While the somatotopic organization of many central systems is well characterized, that of peripheral sensory neurons has not been adequately defined. This is especially true for the trigeminal ganglion. By applying HRP subcutaneously at each of 14 sites and also intramuscularly, it is possible to determine whether the location of sensory neurons within the ganglion reflects their peripheral projections.
There is no discernible somatotopic organization of neurons in the ophthalmic lobe. However, the location of maxillary neurons in the maxillo-mandibular lobe is organized with the most posterior cells projecting to sites closest to the ganglion and with neurons located more anteriorly projecting to progressively more distant sites. There is a less well defined organization in the superior-inferior axis of the ganglion, and none along its proximal (root) to distal axis.
Mandibular exteroceptive neurons are found primarily in the anterior region of the maxillo-mandibular lobe, while mandibular proprioceptive cells are located in the proximo-central part of this lobe. In most cases there is a considerable scattering of horseradish peroxidase (HRP)-filled neurons. Projections to contralateral ganglia, the trigeminal motor nucleus, and the trigeminal motor nucleus, and the trigeminal mesencephalic nucleus were also examined.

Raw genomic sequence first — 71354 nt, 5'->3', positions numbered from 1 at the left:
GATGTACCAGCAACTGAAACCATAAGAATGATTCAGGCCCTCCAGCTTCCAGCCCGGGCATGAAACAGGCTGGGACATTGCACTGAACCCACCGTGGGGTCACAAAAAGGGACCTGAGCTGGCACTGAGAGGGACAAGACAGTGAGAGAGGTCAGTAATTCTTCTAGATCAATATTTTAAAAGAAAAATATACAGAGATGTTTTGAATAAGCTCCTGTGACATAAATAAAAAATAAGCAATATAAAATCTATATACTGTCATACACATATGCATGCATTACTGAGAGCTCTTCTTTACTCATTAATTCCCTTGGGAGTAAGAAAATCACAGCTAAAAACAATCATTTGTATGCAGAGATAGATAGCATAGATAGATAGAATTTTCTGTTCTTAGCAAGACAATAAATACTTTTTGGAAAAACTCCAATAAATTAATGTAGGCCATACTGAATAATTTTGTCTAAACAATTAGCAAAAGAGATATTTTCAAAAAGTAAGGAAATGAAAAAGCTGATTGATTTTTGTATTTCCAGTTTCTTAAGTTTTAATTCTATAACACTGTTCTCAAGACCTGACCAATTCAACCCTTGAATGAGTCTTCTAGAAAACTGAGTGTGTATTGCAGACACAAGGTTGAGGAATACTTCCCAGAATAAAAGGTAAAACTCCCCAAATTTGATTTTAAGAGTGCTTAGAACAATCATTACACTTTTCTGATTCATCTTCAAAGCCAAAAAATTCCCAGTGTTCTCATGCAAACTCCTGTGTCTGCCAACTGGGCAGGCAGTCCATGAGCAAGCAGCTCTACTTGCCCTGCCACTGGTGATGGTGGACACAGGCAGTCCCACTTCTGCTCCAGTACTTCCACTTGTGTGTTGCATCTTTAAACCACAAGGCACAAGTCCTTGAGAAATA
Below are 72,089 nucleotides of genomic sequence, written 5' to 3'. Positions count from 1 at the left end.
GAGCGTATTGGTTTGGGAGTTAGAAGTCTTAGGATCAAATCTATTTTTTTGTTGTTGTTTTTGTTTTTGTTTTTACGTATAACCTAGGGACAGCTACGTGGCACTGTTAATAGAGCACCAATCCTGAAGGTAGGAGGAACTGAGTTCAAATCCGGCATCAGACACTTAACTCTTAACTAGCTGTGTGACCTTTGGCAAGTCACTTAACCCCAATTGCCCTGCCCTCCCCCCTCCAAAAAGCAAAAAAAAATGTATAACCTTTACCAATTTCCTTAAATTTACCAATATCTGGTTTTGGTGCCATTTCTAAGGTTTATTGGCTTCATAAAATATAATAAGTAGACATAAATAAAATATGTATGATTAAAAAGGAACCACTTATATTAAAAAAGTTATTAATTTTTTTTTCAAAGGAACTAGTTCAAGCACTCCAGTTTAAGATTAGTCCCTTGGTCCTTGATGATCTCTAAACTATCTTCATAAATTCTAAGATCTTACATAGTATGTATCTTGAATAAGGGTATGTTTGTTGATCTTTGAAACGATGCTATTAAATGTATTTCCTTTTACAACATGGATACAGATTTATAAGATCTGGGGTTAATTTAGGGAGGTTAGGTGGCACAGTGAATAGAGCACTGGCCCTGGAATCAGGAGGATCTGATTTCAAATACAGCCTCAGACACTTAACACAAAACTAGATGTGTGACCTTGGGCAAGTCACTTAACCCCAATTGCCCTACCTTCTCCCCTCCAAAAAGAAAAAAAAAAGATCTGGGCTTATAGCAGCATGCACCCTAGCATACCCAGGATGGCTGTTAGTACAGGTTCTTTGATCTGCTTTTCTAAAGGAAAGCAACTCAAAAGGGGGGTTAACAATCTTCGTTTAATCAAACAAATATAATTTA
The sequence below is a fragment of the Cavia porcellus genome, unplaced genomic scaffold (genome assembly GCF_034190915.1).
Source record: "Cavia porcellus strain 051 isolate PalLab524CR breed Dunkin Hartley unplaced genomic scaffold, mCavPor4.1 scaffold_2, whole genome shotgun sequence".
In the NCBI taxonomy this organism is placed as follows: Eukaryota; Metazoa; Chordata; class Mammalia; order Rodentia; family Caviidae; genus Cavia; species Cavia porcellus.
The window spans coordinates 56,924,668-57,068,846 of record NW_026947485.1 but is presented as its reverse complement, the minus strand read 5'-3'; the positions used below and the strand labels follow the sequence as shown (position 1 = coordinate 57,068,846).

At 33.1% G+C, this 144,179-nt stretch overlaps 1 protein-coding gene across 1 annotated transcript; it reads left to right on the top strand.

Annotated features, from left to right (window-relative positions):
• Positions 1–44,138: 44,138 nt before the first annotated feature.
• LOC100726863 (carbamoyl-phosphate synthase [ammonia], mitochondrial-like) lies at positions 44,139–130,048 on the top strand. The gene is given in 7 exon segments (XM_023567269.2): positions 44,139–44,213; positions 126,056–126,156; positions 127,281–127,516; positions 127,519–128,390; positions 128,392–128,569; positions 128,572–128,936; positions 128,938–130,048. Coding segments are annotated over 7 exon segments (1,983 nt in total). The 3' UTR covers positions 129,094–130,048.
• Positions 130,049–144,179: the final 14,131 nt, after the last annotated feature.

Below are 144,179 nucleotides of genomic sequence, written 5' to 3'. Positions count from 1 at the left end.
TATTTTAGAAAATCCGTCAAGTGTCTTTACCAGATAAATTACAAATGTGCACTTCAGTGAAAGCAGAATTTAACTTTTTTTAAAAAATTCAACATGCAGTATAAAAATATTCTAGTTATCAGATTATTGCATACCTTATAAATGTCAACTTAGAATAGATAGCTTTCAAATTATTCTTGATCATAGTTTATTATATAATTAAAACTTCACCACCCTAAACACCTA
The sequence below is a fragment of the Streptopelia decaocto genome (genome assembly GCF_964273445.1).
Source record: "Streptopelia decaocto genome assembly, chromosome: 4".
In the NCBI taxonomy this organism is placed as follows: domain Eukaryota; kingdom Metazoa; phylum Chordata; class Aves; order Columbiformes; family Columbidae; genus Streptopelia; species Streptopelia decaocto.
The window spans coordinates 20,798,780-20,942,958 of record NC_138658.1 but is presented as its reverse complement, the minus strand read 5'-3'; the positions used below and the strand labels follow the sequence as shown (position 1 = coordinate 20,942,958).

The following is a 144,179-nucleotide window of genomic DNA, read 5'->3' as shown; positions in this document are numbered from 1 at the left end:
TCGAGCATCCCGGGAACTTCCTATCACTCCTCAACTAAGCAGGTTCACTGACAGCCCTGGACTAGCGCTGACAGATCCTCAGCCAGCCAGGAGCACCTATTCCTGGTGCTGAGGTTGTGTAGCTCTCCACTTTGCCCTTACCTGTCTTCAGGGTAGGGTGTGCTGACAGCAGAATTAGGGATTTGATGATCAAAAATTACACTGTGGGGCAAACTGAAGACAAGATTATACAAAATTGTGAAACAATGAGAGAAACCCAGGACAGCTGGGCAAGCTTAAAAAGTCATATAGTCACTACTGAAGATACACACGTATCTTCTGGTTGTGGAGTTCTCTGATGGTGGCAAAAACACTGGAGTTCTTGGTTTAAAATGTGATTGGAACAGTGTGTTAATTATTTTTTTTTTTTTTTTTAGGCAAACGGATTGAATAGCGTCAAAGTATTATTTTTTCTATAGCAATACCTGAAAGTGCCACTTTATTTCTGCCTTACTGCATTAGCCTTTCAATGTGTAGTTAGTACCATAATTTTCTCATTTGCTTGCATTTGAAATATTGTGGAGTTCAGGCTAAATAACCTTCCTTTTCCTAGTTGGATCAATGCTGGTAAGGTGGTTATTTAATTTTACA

Cytologically, the hatchling trigeminal consists of two interspersed types of neurons: large, lightly staining and smaller, darkly staining cells. Previous experiments have proved that these two cell types do not correspond to each of the embryonic precursorsof trigeminal neurons, the neural crest and placodal cells. In this study HRP was found localized in both classes of neurons following injection at all sites, including jaw-closing muscles. This indicates that the dual cytology is not correlated with either distribution of peripheral fibers or exteroceptive vs. proprioceptive functions. The possibilities that the two types of neurons may have different central projections and/or may be related to visceral vs. somatic afferent functions are discussed.